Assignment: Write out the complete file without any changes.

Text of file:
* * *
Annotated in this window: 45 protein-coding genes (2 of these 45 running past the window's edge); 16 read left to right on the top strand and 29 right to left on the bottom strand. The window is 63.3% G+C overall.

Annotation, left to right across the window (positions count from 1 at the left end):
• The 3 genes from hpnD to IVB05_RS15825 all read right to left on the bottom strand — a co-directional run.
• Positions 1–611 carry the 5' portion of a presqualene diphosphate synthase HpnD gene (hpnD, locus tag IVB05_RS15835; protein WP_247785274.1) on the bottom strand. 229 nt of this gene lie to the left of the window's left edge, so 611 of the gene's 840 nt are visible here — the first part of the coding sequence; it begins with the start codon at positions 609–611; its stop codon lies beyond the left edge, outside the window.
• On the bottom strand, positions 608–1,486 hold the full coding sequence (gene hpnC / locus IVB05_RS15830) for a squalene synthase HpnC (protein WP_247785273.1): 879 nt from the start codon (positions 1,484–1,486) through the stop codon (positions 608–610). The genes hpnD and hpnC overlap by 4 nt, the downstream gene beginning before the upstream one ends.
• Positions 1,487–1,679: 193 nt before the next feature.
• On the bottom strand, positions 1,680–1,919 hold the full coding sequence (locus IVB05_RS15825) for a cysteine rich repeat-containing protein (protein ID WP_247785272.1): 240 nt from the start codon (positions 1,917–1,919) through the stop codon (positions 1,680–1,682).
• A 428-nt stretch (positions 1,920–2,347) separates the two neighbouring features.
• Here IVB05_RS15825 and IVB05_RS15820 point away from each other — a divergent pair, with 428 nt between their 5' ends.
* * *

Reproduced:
Annotated in this window: 45 protein-coding genes (2 of these 45 running past the window's edge); 16 read left to right on the top strand and 29 right to left on the bottom strand. The window is 63.3% G+C overall.

Annotation, left to right across the window (positions count from 1 at the left end):
• The 3 genes from hpnD to IVB05_RS15825 all read right to left on the bottom strand — a co-directional run.
• Positions 1–611 carry the 5' portion of a presqualene diphosphate synthase HpnD gene (hpnD, locus tag IVB05_RS15835; protein WP_247785274.1) on the bottom strand. 229 nt of this gene lie to the left of the window's left edge, so 611 of the gene's 840 nt are visible here — the first part of the coding sequence; it begins with the start codon at positions 609–611; its stop codon lies beyond the left edge, outside the window.
• On the bottom strand, positions 608–1,486 hold the full coding sequence (gene hpnC / locus IVB05_RS15830) for a squalene synthase HpnC (protein WP_247785273.1): 879 nt from the start codon (positions 1,484–1,486) through the stop codon (positions 608–610). The genes hpnD and hpnC overlap by 4 nt, the downstream gene beginning before the upstream one ends.
• Positions 1,487–1,679: 193 nt before the next feature.
• On the bottom strand, positions 1,680–1,919 hold the full coding sequence (locus IVB05_RS15825) for a cysteine rich repeat-containing protein (protein ID WP_247785272.1): 240 nt from the start codon (positions 1,917–1,919) through the stop codon (positions 1,680–1,682).
• A 428-nt stretch (positions 1,920–2,347) separates the two neighbouring features.
• Here IVB05_RS15825 and IVB05_RS15820 point away from each other — a divergent pair, with 428 nt between their 5' ends.